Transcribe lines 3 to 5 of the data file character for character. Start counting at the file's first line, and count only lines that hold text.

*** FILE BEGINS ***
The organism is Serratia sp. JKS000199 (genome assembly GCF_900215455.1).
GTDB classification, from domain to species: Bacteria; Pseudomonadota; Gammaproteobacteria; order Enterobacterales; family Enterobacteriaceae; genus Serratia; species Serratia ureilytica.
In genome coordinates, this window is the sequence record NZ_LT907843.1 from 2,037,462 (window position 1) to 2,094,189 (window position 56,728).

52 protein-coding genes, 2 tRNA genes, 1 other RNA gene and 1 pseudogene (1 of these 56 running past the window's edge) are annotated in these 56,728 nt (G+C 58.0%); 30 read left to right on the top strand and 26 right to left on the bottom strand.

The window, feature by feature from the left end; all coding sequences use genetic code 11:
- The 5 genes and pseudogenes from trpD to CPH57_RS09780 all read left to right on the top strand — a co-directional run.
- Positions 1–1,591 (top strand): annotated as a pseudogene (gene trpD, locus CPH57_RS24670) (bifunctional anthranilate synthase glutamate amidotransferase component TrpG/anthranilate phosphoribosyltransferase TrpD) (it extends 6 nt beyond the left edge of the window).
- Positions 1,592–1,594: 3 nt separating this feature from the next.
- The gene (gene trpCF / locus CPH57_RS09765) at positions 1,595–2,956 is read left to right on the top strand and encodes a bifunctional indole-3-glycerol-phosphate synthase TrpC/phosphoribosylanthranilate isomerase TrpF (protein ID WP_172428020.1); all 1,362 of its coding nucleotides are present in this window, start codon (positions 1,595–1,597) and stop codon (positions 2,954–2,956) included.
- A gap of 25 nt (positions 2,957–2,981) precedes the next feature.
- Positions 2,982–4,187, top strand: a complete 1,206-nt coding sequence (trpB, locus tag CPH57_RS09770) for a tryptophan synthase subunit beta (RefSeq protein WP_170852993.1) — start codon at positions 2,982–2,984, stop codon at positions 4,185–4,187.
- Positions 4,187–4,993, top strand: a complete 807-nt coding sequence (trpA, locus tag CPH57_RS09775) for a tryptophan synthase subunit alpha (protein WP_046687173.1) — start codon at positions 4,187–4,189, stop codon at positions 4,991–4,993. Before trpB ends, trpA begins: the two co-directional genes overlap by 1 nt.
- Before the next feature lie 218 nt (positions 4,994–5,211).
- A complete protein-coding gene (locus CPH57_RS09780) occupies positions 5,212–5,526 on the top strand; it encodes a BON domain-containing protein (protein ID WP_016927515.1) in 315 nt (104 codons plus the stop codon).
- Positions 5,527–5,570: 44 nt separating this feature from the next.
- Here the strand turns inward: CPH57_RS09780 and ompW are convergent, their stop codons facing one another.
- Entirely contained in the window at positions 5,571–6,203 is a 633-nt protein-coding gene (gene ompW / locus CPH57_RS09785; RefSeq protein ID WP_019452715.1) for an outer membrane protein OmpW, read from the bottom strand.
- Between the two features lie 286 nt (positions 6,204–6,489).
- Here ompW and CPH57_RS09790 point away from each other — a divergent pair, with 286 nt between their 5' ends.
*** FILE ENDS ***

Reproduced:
In genome coordinates, this window is the sequence record NZ_LT907843.1 from 2,037,462 (window position 1) to 2,094,189 (window position 56,728).

52 protein-coding genes, 2 tRNA genes, 1 other RNA gene and 1 pseudogene (1 of these 56 running past the window's edge) are annotated in these 56,728 nt (G+C 58.0%); 30 read left to right on the top strand and 26 right to left on the bottom strand.

The window, feature by feature from the left end; all coding sequences use genetic code 11: